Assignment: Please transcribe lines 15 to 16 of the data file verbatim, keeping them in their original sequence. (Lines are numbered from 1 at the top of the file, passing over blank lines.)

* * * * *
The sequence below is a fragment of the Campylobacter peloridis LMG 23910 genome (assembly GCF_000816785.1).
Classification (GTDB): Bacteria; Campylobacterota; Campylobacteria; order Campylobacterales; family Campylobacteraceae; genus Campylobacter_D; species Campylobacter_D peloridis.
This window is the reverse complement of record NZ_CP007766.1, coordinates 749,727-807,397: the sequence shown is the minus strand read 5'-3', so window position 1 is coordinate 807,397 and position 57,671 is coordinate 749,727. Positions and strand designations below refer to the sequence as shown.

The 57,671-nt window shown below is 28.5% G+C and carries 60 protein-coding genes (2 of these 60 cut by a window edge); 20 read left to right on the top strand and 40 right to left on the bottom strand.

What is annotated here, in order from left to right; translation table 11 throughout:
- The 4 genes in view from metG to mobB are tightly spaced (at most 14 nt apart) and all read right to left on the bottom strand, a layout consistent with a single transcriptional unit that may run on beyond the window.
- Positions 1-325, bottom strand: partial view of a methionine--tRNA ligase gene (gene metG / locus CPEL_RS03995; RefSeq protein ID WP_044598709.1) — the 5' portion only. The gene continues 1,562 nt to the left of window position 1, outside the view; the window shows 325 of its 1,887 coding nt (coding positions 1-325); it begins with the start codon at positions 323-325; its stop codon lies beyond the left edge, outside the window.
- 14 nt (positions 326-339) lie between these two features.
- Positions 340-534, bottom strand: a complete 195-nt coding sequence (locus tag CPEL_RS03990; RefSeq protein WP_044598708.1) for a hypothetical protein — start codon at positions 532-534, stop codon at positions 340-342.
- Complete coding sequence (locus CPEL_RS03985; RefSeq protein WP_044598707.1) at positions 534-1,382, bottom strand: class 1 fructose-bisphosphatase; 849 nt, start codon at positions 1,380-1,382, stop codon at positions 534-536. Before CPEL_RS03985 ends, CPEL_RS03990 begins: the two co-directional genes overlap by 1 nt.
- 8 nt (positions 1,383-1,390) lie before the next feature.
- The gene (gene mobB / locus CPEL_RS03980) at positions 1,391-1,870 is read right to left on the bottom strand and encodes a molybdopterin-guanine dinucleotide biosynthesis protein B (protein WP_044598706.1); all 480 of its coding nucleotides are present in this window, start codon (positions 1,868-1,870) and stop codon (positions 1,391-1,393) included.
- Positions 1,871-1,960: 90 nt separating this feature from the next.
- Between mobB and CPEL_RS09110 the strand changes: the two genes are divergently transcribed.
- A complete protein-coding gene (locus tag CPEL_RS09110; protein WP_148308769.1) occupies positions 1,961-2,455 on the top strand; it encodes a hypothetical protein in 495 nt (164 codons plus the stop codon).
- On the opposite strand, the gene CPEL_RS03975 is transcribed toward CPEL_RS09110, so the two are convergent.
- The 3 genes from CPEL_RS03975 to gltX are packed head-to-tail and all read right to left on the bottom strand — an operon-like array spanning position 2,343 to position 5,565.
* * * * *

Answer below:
- A complete protein-coding gene (locus tag CPEL_RS09110; protein WP_148308769.1) occupies positions 1,961-2,455 on the top strand; it encodes a hypothetical protein in 495 nt (164 codons plus the stop codon).
- On the opposite strand, the gene CPEL_RS03975 is transcribed toward CPEL_RS09110, so the two are convergent.